(2) That, although an acknowledgment of a claim within the meaning of section 23 (4) of the Limitation Act 1939 did not have to specify that a certain sum was due, it did have to amount to an admission of indebtedness of a sum that was capable of being ascertained from extrinsic evidence; that the statements in the letter of March 1970 that moneys had been paid on account and that moneys might be due were not admissions of indebtedness and, therefore, that letter could not be construed with the earlier letter of May 1967 as an acknowledgment that the defendants owed the plaintiff's brother remuneration and expenses and, accordingly. the claim was statute-barred (post, pp. 803C–D, H–804A).
(3) That, since the claims were statute-barred at the date the writ was issued, the court could not grant leave to amend the writ under R.S.C., Ord. 20, r. 5 by substituting the brother as plaintiff and, therefore, the question whether, in the circumstances, such leave should be given did not arise (post, p. 804A–C).
The following cases are referred to in the judgment:
Macaulay v. Guaranty Trust Co. of New York (
Matthews, In the Goods of [
Mabro v. Eagle, Star and British Dominions Insurance Co. Ltd. [
Scott v. Bentley (
Thiery v. Chalmers, Guthrie & Co. [
Young, decd., In re [
No additional cases were cited in argument.
By writ of October 24, 1975, and an amended statement of claim, the plaintiff, Sami Kamouh, in his capacity as administrator of a missing person, Antoine Elias Kamouh, claimed from the defendants, Associated Electrical Industries International Ltd. and Associated Electrical Industries Ltd., remuneration for Antoine Kamouh's services rendered in 1967 and reimbursement of expenses connected with the services. The defendants, by their defence, denied the plaintiff's title to sue and further maintained that the claim was outside the appropriate period of limitation.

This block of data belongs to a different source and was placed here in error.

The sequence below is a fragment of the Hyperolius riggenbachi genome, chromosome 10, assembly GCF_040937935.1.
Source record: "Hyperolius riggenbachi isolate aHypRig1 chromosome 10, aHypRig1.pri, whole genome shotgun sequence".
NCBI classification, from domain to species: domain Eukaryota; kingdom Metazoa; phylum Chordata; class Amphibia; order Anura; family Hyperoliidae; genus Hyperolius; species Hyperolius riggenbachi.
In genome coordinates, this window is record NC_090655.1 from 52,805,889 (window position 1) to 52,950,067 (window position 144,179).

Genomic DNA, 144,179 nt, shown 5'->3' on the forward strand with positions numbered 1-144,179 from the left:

Pursuant to an order of Master Lubbock, dated May 26, 1976, an application by the defendants that the plaintiff's right to bring the proceedings be tried as a preliminary issue together with the question whether the defendants had, in a letter dated March 9, 1970, acknowledged the claim for the purposes of section 23 (4) of the Limitation Act 1939, was referred to a High Court judge. Lawson J. in chambers on October 21, 1976, ordered that only the question of title should be tried as a preliminary issue. On appeal by the defendants, the Court of Appeal on January 28, 1977, ordered that both questions be so tried.